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Old 09-07-2010, 12:27 AM   #1 
rejohnson53
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Talking Responsible Fish Ownership

Hey guys,
I was working for the park service in Everglades this summer, and I was shocked to learn that there are THOUSANDS of different aquatic species that have taken up residence there but which are exotics and don't belong there. They are having a huge impact on the native ecosystems there and decimating native fish populations. I was also alarmed to find out that about 99% of these fish are aquarium releases or the descendants thereof. That means that people are dumping unwanted fish and snails into our waterways and those critters are finding their way into our natural areas. Snails are especially a problem, as they breed like crazy in some aquariums and the unwanted young are often thrown out, but survive to reproduce just as quickly.

I know that everyone here loves their fish, so I just wanted to send out an invitation for all of you to be responsible pet owners and not turn your fish or snails loose. It's cruel to them and detrimental to the environment. Also, some exotic fish are being banned from being sold because they have become such a problem, so I guess if we don't want to lose the ability to own certain fish, we need to play by the rules.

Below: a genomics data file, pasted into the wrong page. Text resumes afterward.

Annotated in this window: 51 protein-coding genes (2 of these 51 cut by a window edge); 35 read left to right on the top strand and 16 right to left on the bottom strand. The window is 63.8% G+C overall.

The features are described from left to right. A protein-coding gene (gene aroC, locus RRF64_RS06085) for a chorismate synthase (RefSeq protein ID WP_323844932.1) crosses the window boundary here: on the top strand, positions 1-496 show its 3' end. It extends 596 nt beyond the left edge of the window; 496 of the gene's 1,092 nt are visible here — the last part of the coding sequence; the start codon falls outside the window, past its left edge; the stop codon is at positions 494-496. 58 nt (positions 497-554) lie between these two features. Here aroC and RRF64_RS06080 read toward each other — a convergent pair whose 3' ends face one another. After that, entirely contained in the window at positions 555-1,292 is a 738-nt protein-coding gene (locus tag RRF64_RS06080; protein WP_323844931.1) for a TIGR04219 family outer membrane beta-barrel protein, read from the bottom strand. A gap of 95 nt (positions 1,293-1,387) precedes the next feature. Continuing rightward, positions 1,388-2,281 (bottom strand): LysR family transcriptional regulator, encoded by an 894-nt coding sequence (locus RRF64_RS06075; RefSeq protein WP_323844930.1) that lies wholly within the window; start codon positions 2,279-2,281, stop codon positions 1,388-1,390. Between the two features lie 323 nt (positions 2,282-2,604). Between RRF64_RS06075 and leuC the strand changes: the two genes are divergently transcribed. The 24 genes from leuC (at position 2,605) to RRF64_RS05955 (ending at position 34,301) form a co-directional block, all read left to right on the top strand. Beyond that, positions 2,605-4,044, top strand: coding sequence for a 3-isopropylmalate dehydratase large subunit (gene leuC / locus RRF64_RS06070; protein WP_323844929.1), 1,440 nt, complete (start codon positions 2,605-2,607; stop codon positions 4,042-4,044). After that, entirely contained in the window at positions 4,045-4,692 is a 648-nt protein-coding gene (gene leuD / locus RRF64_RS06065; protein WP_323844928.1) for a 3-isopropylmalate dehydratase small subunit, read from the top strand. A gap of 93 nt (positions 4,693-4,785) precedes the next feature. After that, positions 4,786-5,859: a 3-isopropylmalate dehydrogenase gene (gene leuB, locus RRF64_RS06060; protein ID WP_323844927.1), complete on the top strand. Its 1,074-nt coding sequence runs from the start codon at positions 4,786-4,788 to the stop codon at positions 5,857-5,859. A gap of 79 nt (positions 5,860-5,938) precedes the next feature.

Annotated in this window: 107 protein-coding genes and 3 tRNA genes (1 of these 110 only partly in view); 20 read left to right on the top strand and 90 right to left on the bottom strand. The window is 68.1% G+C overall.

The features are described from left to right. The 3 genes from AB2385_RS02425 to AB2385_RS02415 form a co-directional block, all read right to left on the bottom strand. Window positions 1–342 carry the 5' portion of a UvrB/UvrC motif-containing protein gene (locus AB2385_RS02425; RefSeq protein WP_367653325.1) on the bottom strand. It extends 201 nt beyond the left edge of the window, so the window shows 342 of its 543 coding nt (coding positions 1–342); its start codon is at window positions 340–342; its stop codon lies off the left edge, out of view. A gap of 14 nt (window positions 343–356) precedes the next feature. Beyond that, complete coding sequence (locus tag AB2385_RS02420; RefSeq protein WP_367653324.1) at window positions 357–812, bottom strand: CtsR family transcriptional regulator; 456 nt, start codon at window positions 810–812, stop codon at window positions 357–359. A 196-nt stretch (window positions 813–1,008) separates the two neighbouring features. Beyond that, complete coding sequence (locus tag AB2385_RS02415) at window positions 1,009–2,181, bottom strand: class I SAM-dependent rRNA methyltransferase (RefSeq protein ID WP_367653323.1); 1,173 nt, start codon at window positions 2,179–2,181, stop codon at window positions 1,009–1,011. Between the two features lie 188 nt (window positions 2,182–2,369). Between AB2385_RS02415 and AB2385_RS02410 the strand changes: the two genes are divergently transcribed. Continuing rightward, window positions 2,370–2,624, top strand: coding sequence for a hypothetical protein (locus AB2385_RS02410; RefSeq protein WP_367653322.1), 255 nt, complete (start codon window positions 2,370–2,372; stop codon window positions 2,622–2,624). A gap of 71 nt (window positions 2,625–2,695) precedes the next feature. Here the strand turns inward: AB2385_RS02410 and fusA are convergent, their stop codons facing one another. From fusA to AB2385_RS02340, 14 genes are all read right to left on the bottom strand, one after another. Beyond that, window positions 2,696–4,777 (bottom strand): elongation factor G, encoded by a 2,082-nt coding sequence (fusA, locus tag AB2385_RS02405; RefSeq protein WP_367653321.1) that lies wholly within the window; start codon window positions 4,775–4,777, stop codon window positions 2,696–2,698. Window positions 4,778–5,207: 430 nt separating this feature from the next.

I know you people here on this forum probably aren't the problem, but perhaps you could help me spread the word? After all, that's how change happens, right?

Sorry for the rant guys I guess I'm just feeling passionate about this issue right now.

You guys are the best. Feedback is always welcome!
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Old 09-07-2010, 12:41 PM   #2 
Moldau
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I agree with you completely. I have heard of this sort of thing happening in many parts of the world. It can happen with plants, too. There are some species of plants that will completely choke out native plants if introduced.